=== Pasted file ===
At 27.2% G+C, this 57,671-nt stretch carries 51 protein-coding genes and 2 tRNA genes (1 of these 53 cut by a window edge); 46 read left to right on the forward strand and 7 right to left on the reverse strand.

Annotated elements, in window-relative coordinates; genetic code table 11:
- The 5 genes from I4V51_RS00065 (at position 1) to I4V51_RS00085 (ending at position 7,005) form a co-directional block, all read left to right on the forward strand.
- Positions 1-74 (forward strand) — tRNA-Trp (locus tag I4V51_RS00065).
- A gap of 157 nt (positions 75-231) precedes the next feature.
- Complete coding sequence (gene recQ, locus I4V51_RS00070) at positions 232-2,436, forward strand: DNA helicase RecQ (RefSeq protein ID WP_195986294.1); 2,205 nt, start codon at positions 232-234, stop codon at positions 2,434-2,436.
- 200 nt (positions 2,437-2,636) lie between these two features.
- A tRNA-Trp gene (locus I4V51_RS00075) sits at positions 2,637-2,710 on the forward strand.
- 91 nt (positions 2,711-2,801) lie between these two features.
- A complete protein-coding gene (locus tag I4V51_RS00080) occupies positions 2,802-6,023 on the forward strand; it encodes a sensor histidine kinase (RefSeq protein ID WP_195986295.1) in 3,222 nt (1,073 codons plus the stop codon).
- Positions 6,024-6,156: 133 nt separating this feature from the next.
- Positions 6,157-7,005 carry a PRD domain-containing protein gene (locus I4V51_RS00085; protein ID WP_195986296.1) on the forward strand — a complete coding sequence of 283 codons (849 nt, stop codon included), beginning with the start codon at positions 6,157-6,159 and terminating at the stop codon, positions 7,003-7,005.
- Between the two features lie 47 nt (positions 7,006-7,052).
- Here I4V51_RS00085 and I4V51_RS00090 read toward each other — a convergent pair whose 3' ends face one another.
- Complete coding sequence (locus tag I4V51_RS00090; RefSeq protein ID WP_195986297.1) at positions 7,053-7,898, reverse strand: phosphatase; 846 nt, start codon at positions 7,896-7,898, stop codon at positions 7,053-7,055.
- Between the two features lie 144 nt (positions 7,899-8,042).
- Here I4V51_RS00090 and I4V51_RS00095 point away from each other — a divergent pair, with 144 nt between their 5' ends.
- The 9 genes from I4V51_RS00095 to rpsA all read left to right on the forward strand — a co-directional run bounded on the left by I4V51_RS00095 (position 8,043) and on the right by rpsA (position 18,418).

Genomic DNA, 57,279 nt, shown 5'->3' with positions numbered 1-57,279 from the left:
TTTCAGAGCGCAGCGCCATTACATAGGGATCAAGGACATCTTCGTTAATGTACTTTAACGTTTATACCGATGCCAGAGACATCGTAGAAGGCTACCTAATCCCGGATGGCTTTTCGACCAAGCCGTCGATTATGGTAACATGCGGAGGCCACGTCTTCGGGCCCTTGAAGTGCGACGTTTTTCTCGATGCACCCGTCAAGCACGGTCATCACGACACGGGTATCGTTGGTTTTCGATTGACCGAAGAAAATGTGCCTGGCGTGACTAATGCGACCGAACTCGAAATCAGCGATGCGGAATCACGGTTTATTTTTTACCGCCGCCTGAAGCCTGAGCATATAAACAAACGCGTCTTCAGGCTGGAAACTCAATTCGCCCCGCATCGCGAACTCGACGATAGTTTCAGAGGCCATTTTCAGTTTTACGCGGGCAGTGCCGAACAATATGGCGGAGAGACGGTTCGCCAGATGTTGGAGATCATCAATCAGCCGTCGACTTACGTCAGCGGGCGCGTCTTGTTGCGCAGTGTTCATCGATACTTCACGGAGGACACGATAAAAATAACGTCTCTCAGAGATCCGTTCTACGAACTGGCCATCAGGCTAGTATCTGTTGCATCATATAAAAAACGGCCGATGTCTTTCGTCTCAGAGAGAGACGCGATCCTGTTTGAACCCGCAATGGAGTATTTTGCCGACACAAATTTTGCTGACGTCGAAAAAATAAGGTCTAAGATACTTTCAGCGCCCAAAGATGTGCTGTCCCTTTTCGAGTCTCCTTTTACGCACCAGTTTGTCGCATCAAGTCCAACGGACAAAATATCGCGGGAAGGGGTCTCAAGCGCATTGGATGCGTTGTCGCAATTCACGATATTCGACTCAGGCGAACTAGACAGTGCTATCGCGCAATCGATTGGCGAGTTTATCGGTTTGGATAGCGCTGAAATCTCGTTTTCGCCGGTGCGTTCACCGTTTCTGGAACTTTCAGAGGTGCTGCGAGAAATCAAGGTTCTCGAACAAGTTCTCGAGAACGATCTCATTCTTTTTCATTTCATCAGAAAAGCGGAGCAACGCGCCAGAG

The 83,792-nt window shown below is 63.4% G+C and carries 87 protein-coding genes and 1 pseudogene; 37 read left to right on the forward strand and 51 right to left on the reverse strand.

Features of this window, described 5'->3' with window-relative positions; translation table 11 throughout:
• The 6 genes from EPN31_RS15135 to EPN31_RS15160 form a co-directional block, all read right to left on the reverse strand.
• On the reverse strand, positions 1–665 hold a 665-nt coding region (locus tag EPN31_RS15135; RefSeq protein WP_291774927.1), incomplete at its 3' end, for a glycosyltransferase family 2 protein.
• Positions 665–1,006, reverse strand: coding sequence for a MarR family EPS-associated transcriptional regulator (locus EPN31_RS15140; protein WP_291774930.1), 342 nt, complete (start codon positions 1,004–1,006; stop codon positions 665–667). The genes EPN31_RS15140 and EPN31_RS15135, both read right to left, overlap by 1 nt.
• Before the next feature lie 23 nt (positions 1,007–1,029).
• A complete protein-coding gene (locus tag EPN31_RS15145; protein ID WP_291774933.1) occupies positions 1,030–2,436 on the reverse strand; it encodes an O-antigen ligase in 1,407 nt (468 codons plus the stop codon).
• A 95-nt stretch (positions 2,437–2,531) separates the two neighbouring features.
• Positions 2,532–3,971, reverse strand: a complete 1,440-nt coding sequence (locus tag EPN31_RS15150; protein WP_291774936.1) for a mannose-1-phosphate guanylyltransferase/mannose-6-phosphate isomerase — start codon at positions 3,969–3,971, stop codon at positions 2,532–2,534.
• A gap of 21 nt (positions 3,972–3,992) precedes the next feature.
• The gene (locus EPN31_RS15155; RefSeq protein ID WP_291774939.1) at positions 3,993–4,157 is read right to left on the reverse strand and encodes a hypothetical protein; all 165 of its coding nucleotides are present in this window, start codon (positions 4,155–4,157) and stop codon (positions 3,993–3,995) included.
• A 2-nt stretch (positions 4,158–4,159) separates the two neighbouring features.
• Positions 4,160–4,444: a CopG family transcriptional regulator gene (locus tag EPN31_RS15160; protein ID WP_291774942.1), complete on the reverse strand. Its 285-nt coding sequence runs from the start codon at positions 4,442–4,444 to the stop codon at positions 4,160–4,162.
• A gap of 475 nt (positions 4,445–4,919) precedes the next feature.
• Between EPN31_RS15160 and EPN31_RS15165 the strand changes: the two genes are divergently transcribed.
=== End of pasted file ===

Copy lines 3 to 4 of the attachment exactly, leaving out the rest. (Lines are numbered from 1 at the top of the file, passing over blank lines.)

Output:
- The 5 genes from I4V51_RS00065 (at position 1) to I4V51_RS00085 (ending at position 7,005) form a co-directional block, all read left to right on the forward strand.
- Positions 1-74 (forward strand) — tRNA-Trp (locus tag I4V51_RS00065).